YOUNG bookworms have been given a literary feast after a villager covered a bridge with stories to take home.

The bridge in King's Lane, Harwell, has been turned into literary wonder with a selection of children's fiction and non-fiction books tied to it.

Janice Markey, the resident behind the imaginative initiative, said she just wanted to expand the 'excitement' of reading to the village's youngsters.

The governor at Harwell Primary School said: "I belong to an organisation called BookCrossing and one of the thing they do is swap books with one another and giving them away to the general public by leaving them in places like a park bench.

"One of my favourite places in the village is the bridge in King's Lane so I thought that would be the best spot.

"It is very important that children are interested in reading and learning because a lot of children read on the internet these days.

"I want to keep alive the excitement of having a book in your hand and turning the pages."

This is not the first time Miss Markey, who was awarded a British Empire Medal for services to the community in 2014, has given children a chance to broaden their imaginations.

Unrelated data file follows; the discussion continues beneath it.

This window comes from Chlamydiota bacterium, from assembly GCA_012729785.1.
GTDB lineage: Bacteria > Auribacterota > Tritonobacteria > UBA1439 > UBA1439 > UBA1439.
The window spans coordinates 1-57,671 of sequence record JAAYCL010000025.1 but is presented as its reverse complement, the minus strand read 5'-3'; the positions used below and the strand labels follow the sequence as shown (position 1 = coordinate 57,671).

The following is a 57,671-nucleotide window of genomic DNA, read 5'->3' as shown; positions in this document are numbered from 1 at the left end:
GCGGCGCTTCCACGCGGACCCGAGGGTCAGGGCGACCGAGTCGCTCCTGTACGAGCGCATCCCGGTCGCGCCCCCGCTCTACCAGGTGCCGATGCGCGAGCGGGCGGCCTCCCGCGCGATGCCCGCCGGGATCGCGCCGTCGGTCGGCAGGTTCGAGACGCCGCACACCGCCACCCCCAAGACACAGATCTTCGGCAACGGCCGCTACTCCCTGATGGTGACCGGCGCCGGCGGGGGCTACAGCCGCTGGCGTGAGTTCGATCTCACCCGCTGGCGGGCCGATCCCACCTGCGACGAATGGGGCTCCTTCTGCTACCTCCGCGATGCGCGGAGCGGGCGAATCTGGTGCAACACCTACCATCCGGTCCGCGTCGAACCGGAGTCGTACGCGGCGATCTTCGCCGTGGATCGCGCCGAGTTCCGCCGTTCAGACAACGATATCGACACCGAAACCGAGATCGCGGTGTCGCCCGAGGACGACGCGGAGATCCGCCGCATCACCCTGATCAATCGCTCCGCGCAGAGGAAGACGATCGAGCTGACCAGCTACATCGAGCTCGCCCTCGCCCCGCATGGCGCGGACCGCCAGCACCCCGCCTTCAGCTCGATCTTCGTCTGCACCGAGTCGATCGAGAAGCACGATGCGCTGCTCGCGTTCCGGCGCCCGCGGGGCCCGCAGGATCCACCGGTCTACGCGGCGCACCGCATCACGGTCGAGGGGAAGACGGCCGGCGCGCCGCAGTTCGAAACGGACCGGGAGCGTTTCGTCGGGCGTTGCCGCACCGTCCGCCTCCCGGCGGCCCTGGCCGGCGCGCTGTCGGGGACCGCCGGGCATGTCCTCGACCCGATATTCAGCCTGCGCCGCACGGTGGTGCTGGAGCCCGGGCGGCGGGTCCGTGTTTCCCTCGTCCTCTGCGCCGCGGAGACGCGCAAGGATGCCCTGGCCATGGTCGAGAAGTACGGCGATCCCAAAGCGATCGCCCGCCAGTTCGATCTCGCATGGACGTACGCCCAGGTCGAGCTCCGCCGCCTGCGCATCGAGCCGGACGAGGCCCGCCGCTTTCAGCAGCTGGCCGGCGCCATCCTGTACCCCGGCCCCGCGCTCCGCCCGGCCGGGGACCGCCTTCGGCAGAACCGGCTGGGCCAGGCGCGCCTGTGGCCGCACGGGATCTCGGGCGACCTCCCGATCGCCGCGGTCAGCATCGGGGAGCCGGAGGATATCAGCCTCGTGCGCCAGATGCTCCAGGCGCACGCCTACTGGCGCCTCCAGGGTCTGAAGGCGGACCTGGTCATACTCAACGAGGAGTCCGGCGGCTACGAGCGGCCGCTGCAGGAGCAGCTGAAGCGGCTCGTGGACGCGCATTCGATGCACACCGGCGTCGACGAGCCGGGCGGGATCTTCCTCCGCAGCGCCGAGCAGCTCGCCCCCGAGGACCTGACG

For the past five years she has decorated different spots in the village with books and believes she has distributed more than 3,000 over the years.

She added: "The key with BookCrossing is to keep the books moving.

"I want to keep doing this for as long as possible."

The books, which are aimed at primary school pupils, range from fictional tales to popular non- fictional books including the Horrible Histories series and early science books on DNA and wild animals.

Miss Markey buys them from charity shops or collects donations from parents and seals them in a plastic wallet before tying them to the bridge.

Katy Martin lives in the village and is a teacher at Harwell Primary School.

She said: "It is a beautiful thing to have such a generous, inclusive and kind gift for our children.

"The books are given and shared with no wish of recompense, simply a wish to love and enjoy reading.

"The location has been moved around the village so that the magic is shared and kept fresh and alive.

"We are incredibly lucky to live in such a caring community and hope it long continues."

Jonathan Wood, who lives around the corner from the bridge, said his daughters Emma, five, and Catherine, eight, were enchanted by the bridge.

He said: "It is a lovely scheme.

"The girls get to change their books from time to time and get some fresh air and enthusiasm for reading."